There’s a bunch of funding from federal agencies to send faculty at teaching institutions to leave their own labs, to work temporarily in other research labs.
You’re reading Small Pond Science right now — but a lot of our colleagues don’t read anything resembling a blog. So, for them, I’ve just published a short peer-reviewed paper about how this site addresses a common theme: how to promote equity and inclusion, especially for students in minority-serving institutions.
Think of it as a blog post, but with a lot of useful references in peer-reviewed journals and with the bright and shiny veneer of legitimacy from journal that’s been in print for more than a century. And hopefully fewer typos.
As we train the next generation of STEM professionals, we use a filter that selects against marginalized folks, on account of their ethnicity, income, gender, and other aspects of identity. This, I hope you realize, is an ethical and pragmatic problem, and constrains a national imperative to maintain competitiveness in STEM.
When we are working for equity, this usually involves working to remediate perceived deficiencies relative to the template of a well-prepared student — filling in gaps that naturally co-occur with the well-established inequalities that are not going away anytime soon. These efforts at mitigation are bound to come up short, as long as they’re based on our current Deficit Model of STEM Recruitment.
My department just did something really cool, and I’d like to tell you about it*.
On a Saturday, my department, along with our campus Center for Innovation in STEM Education, held a family research day.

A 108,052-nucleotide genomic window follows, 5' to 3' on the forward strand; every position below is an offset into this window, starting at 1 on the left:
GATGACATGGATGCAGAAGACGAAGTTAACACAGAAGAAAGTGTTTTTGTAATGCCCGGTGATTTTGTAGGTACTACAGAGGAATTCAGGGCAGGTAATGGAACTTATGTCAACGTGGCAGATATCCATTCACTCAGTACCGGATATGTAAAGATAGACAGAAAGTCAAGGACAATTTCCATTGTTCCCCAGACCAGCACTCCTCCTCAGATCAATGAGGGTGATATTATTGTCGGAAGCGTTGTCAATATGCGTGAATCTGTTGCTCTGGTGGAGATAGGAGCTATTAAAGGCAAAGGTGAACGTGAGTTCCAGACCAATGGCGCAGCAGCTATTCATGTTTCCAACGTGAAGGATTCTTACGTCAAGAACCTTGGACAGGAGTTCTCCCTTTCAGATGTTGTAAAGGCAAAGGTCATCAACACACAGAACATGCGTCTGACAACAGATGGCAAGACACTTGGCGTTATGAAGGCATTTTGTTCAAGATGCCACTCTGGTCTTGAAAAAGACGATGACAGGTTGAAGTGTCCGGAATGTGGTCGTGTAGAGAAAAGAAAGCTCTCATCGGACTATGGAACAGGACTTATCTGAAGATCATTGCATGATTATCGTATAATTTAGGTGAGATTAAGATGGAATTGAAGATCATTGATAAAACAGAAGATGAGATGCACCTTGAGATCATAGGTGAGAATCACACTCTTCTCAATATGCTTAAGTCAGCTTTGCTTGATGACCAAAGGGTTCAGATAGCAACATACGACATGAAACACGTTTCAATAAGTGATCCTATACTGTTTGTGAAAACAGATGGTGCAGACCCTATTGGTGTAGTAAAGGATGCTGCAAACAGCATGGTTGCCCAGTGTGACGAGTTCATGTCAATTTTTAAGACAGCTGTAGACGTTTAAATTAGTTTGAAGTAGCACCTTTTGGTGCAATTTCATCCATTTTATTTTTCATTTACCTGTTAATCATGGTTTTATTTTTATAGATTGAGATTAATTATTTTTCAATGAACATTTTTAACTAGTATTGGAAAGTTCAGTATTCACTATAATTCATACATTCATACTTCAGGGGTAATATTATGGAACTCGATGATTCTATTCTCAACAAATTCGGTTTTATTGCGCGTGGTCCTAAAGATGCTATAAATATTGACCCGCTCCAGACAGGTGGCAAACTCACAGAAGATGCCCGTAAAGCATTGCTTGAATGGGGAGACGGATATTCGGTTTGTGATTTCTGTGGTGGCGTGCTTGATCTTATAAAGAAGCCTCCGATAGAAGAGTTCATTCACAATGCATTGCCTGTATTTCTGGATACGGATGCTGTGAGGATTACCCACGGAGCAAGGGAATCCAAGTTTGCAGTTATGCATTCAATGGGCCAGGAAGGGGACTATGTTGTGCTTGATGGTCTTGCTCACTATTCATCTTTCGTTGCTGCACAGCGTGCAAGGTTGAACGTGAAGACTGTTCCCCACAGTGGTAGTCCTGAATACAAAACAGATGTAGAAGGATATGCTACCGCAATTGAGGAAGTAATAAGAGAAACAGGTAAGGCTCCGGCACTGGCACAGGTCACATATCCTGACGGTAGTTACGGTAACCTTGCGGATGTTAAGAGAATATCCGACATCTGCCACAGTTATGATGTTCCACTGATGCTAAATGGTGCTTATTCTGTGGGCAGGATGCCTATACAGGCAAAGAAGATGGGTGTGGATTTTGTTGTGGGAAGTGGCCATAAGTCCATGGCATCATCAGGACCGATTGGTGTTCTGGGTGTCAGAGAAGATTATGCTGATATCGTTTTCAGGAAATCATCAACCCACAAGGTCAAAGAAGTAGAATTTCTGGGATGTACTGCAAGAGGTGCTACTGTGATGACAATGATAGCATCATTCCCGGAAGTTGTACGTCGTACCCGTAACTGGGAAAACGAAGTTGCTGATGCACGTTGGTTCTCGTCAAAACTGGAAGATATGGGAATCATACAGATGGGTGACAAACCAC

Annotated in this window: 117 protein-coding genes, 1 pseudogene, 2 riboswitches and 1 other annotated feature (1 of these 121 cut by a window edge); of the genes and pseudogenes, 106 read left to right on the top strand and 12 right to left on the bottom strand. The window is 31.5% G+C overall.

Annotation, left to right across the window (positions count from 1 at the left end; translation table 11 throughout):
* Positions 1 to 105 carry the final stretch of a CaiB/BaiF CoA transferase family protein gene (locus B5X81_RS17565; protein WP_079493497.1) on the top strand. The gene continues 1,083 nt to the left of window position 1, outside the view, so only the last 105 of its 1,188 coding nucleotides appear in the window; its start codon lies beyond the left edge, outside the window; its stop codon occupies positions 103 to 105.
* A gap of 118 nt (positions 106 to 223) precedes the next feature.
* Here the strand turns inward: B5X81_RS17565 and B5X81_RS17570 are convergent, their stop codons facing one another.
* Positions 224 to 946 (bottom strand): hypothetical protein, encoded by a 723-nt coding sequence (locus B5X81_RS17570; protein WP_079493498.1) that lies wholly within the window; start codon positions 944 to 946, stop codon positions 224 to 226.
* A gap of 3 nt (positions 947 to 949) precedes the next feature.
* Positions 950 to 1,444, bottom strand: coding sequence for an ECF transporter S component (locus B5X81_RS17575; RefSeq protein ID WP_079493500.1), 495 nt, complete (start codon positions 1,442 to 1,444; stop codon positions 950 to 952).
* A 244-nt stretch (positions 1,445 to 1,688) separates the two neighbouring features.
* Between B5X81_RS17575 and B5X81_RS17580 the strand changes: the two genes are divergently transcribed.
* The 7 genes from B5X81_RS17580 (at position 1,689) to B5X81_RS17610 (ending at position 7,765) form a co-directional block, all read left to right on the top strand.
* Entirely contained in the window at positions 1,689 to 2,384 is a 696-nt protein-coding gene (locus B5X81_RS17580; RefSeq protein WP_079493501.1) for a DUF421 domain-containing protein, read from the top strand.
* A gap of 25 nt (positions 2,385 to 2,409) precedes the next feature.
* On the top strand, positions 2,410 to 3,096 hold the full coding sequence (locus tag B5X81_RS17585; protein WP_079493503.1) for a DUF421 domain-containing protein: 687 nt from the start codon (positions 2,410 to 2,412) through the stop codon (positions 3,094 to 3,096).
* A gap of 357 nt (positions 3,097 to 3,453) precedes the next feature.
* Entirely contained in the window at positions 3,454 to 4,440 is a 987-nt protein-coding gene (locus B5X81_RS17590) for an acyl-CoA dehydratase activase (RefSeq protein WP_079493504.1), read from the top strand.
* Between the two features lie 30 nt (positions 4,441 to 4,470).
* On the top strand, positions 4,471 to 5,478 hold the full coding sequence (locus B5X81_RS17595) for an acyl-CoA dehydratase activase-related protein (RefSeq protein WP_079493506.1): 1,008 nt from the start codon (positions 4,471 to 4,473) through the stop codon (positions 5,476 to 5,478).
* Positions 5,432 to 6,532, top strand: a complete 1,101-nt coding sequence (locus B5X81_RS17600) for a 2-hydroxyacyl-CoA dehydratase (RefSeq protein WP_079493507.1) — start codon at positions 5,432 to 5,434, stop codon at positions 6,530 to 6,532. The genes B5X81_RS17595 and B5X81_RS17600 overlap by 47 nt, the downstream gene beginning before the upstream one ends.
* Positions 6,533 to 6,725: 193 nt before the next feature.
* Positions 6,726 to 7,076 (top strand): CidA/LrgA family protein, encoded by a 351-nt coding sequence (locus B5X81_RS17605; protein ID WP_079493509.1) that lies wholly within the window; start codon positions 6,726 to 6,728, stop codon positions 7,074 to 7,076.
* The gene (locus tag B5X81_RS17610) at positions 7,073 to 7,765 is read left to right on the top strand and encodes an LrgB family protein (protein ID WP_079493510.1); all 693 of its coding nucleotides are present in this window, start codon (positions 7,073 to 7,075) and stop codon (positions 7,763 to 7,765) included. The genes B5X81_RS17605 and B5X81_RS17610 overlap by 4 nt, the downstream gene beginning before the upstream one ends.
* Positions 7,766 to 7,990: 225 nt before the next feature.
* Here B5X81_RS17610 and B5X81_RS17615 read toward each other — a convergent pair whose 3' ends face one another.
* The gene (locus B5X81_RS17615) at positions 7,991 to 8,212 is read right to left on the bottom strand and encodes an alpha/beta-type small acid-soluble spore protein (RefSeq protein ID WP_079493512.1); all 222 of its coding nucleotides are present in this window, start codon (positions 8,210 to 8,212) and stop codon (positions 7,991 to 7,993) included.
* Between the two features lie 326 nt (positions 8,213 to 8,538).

When I visited the SACNAS conference some weeks ago, I spent most of my time in the exhibit hall, chatting with students at their posters and scoping out the institutional recruitment tables. A few organizations had primo real estate, with a large amount of square footage right by the entrance. They had a small army of representatives, always busy with students. The ones that I recall include USC, Harvard, and NSF.
There’s no doubt that NSF is serious about its institutional mission to develop the most talented scientific workforce in this country, which means we need scientists from all backgrounds. If you think that NSF isn’t committed to the recruitment of underrepresented minorities (URMs), you probably don’t have a lot of experience with NSF. They not only care, but they also put a lot of thought into how to do it right.
Many inspirational people in my life are already charging ahead to meet our shared challenges. If you’re looking for a pick-me-up, let me point you to some early wisdom that’s emerged immediately on the morning after the election: Josh Drew explained how he’s approaching teaching the day after the election. Meg Duffy explains how she says “Yes” to make a difference. It’s taken me an additional day to reach that kind of positivity.
This election changed what it means to be a scientist in the United States.
The last couple weeks have posed a challenge, as several people have contacted me (mostly out of the blue), asking me for ideas about specific steps they can take to improve the recruitment of minority students. This isn’t my field, but, I realize I’ve put myself in this position, because it’s a critical issue and I discuss it frequently. I’m just one of many who work in minority-serving institutions.
I realize that most of the suggestions I’ve given to people (but not advice) are generalized. If several folks are writing to me, I imagine there are many more of y’all out there who might be thinking the same thing but not writing. Hence this post. Just with my suggestions.
At the moment, I’m having an absolutely great time at the Ecological Society of America meeting. I’m learning new science, meeting old friends and a variety of folks who read this site, and formulating plans for my sabbatical that recently started.
This wonderful time has been punctuated with moments of my own frustration and annoyance. Why? Because this is a typical academic conference. And the status quo is often maddening.